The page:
GD: “Šokių Šventė is the International Lithuanian Folk Dance Festival that happens once every four years, and what it is, it’s a folk celebration. So everyone dresses up in their tautiniais drabuziais which is their traditional clothing and does their hair, does their makeup. So everything is made out of wool and linen, the women traditionally wore like long skirts with aprons, obviously not floor-length as you have to go work, shirts with poofy sleeves which often had red embroidery around the wrist and a vest that matches the skirt. There are a lot of patterns in Lithuanian culture, in terms of vest and the skirt, and they would mainly distinguish where you are from.”
D is a 19 year old Lithuanian-American second year student at USC studying Theatre and Classics. Her mother was born in Lithuania and moved to a Lithuanian community in New Jersey, where GD attended Lithuanian school and church. She is excited to attend Šokių Šventė for the very first time as it is being hosted in Philadelphia this year.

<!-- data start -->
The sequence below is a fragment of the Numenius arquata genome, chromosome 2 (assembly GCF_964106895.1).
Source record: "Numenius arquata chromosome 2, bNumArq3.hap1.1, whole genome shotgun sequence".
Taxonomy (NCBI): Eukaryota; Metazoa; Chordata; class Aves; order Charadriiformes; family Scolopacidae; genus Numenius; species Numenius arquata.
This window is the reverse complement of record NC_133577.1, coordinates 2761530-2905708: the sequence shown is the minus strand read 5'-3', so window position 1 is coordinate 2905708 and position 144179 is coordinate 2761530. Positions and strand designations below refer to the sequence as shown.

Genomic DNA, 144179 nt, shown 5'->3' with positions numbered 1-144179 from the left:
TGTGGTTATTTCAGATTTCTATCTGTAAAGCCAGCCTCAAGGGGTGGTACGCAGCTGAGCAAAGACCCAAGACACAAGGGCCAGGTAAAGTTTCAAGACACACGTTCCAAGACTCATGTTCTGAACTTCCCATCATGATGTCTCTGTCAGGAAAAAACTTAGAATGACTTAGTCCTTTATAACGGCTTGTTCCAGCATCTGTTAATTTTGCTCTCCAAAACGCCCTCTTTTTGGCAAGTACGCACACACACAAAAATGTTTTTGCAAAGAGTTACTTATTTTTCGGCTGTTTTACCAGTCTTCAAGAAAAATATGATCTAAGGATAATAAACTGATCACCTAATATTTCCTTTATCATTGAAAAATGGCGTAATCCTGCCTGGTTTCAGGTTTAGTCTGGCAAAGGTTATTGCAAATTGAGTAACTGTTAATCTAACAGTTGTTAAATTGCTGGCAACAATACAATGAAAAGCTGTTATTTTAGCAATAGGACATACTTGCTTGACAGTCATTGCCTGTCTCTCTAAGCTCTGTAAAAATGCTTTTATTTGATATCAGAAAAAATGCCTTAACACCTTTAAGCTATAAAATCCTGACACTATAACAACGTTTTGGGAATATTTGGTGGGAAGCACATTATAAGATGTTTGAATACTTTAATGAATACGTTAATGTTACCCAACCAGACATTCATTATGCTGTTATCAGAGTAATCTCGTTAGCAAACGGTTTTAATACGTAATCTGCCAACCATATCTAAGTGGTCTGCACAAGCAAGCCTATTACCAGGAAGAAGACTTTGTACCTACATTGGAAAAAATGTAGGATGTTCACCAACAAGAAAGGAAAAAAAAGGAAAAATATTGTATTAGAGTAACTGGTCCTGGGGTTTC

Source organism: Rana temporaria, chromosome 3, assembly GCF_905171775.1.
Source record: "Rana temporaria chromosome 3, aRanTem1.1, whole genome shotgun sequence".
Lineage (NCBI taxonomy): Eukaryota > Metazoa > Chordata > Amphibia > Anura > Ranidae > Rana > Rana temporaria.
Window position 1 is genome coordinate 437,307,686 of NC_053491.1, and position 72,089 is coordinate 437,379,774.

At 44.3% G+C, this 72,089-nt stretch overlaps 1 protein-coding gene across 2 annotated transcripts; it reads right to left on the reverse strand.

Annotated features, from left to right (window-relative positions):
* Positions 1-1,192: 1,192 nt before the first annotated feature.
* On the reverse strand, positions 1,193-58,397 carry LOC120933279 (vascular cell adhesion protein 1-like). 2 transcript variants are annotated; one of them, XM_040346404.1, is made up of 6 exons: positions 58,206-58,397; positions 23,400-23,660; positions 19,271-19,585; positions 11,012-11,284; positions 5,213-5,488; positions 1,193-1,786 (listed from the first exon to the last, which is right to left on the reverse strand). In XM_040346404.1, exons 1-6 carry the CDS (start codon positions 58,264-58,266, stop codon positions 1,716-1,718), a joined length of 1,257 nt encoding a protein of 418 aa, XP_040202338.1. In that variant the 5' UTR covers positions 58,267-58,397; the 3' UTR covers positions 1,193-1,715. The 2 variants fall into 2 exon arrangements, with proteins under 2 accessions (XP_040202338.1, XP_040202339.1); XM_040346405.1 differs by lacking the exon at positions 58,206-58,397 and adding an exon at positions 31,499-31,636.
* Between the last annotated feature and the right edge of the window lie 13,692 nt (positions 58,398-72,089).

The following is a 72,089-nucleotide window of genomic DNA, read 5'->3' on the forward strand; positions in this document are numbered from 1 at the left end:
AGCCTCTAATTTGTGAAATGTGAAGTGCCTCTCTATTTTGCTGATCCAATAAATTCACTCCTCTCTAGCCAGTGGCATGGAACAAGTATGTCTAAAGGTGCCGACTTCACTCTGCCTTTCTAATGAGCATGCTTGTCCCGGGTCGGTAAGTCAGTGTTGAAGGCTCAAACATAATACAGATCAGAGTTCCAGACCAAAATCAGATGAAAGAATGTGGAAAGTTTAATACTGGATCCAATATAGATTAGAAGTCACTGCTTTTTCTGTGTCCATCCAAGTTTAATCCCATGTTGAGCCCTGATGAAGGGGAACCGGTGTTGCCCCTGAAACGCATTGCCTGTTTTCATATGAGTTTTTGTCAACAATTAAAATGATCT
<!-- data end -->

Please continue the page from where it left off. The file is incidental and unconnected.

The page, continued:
This traditional clothing was once everyday wear for people living in Lithuania, but has now been relegated to special wear for high profile cultural events like Šokių Šventė. It is also worn at weddings and other folk celebrations.
JThe phenomenon of once widespread folk dances being raised up as a symbol of a culture and then relegated only to manufactured displays of “Folk Culture” is a very common occurrence. Dance trends change, especially in our modern and more global times. Taking a cultural snapshot of dance and placing it into a category of folk importance may ensure that the dance lives on, but not that it will continue being the preferred style by the people. This has happened not only with the dances performed at Šokių Šventė, but also the clothing worn to the festival.